Since a long time, Impact factor (IF) has been used as a key indicator of importance of a journal in a particular field. The founder of Institute for Scientific Information, Eugene Garfield has introduced it.
Let’s define it:
“In any given year, the impact factor of a journal is the number of citations, received in that year, of articles published in that journal during the two preceding years, divided by the total number of “citable items” published in that journal during the two preceding years.”
Impact factor (IF) of any journal can be calculated only after completing the minimum of 3 years of publication. It means it cannot be calculated for new journal which has not completed the desired period.
Example: 2018 impact factor =A/B
Where A is the number of times articles published in 2017 and 2016 were cited by indexed journals during 2018. B is the total number of citable items like articles and reviews published by that journal in 2017 and 2016. The 2018 Impact factors are actually published in 2019.
In this case, Impact factor can be calculated once all of the 2018 publications have been processed by the indexing agency.
Significance and limitation of Impact factor:
- Most frequent use of impact factor is in academic evaluation (in Universities and research institutes). It gives a general idea for public about prestige of journals.
- It is quite useful in clarifying the significance of absolute (or total) citation frequencies.
- It eliminates one important bias which tends to favor large journals over small ones, or frequently issued journals over less frequently issued ones. It also reduces the bias of selecting older journals over newer ones.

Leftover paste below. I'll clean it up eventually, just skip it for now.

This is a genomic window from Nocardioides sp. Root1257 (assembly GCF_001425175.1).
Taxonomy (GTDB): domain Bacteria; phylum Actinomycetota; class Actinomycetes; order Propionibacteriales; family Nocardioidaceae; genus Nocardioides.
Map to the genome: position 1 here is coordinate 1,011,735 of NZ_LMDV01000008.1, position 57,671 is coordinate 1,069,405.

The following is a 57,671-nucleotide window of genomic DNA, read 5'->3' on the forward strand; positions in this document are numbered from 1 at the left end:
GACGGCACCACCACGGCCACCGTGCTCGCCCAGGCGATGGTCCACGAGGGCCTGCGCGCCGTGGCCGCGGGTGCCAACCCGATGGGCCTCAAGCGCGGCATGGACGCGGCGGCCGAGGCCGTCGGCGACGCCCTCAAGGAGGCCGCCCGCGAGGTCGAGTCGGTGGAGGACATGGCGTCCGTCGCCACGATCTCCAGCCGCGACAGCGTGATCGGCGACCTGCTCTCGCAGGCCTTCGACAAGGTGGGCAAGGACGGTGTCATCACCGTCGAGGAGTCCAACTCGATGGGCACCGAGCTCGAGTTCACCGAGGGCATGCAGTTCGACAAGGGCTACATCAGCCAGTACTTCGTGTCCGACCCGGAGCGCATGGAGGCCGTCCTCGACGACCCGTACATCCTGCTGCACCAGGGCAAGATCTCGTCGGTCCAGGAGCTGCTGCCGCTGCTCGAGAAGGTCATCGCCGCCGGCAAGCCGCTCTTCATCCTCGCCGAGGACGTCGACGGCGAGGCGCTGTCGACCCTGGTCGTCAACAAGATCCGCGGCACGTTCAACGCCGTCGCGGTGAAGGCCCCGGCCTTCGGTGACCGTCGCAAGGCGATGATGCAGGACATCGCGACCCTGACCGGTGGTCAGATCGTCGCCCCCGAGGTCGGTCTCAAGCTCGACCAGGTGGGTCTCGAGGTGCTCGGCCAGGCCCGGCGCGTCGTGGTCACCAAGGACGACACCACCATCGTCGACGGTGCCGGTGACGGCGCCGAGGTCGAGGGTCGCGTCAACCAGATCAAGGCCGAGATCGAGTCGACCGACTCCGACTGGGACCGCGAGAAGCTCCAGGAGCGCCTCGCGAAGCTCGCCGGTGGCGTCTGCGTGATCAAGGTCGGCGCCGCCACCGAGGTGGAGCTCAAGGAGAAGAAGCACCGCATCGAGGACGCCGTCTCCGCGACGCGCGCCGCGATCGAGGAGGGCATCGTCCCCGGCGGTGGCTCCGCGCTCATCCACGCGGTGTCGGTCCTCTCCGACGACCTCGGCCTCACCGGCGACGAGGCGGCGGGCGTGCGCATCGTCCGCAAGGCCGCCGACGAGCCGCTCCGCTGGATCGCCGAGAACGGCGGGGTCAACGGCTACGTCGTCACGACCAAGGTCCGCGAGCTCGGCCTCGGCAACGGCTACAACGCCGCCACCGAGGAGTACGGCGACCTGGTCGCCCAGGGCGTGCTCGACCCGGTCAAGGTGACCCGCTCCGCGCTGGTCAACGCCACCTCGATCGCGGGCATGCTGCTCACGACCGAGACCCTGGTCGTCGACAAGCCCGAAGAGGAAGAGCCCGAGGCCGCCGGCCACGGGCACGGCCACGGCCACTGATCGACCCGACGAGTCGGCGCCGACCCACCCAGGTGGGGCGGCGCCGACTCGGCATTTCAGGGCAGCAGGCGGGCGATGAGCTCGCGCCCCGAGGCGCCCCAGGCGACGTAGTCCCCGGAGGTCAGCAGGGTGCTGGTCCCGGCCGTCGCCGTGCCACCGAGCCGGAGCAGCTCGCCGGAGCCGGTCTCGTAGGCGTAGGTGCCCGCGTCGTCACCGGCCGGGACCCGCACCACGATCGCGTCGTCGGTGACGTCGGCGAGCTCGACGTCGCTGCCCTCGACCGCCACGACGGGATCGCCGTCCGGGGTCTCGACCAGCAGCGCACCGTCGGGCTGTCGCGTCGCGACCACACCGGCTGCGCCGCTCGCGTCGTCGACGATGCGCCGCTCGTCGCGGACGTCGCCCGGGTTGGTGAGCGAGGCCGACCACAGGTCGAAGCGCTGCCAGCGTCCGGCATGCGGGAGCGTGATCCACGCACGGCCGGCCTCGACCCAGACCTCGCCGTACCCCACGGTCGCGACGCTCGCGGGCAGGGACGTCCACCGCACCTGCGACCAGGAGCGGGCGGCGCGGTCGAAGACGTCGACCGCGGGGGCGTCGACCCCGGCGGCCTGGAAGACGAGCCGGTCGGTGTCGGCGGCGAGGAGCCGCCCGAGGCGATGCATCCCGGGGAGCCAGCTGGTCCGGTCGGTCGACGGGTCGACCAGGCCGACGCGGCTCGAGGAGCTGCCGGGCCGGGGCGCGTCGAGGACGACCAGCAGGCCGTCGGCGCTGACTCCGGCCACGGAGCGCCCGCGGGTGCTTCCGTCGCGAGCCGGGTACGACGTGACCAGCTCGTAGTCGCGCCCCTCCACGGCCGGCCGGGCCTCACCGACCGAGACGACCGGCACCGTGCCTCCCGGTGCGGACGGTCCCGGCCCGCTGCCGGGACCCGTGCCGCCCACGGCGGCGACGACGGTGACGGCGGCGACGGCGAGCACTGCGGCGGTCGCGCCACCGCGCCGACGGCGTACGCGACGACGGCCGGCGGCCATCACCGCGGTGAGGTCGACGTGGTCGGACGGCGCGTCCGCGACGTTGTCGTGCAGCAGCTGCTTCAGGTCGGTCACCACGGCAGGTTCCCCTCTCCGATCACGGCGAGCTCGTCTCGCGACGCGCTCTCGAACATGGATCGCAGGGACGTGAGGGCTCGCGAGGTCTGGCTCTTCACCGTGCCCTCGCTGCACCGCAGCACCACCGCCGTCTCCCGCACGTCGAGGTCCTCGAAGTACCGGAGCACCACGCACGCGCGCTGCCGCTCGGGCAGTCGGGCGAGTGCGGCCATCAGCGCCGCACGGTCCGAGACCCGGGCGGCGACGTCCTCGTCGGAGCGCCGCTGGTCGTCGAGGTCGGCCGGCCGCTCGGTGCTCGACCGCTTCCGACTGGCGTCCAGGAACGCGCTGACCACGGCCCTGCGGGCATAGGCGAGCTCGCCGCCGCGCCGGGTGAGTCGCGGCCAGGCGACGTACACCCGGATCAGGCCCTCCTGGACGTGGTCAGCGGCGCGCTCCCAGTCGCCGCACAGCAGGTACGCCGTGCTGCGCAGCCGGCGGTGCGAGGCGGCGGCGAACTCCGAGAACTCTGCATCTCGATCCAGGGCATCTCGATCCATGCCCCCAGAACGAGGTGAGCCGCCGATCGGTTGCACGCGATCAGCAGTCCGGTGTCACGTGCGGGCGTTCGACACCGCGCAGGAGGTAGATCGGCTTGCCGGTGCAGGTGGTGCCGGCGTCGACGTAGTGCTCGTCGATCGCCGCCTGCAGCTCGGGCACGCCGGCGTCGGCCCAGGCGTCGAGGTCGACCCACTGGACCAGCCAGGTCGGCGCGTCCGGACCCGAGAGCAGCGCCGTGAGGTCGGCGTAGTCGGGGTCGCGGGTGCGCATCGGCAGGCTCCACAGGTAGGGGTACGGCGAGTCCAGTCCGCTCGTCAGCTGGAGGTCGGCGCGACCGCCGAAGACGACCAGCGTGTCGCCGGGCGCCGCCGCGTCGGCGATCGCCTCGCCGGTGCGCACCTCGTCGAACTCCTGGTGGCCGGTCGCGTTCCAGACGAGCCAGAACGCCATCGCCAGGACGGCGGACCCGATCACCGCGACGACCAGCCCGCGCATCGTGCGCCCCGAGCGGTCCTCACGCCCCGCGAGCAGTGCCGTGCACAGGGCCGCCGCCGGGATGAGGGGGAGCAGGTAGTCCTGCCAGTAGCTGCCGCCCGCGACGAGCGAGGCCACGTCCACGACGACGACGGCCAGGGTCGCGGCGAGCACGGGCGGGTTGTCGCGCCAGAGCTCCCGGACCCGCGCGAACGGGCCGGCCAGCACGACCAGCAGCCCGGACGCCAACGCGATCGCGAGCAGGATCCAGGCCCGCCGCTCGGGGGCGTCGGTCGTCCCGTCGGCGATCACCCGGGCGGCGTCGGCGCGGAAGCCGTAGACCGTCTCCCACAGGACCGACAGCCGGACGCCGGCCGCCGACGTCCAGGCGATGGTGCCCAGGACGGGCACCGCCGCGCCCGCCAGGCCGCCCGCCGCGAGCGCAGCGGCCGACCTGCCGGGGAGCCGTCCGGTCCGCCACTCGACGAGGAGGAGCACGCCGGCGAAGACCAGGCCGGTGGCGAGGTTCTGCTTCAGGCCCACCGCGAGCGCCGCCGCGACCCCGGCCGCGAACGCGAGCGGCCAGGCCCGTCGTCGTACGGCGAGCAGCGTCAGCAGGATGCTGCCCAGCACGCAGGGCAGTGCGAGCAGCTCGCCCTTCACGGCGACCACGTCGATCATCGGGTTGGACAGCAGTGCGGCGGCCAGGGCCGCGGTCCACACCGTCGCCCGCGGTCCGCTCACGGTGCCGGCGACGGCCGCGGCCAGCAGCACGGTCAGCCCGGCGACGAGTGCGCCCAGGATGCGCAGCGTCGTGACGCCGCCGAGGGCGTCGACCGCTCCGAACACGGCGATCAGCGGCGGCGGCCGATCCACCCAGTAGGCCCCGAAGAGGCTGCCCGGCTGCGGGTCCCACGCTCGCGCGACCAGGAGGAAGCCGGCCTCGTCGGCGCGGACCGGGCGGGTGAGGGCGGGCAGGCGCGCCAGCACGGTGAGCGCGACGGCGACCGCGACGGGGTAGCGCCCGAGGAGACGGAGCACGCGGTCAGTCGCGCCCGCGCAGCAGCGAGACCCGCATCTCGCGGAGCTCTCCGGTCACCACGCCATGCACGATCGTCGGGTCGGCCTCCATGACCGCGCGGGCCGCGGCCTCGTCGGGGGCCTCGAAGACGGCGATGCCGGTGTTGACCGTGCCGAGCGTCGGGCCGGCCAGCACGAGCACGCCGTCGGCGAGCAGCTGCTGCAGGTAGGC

- Inclusion of review articles or letters can influence a journal’s impact and its ranking in journal lists. Review articles generally are cited more commonly than typical research article thus impact factor may get increased.
- Limitation of completion of 3 years of publication.
Agency which calculate the Impact factors: Clarivate Analytics
This agency began to publish Journal Citation Reports (JCR) in 1975 as part of the SCI (Science Citation Index) and the Social Sciences Citation Index (SSCI).
“The JCR provides quantitative tools for ranking, evaluating, categorizing, and comparing journals. Some of the journals listed in the JCR are not citing journals, but are cited-only journals. This is significant when comparing journals by impact factor because the self-citations from a cited-only journal are not included in its impact factor calculation (impact factor without self-citation).”
- It is important to note that all journals are Not tracked in the JCR database. It means those journal do not have impact factor (IF)
- Young or new journals has to wait until they have a record of citations before even being considered for inclusion
- We cannot be 100 percent sure about scientific worth of an individual article or research by just looking the impact factor.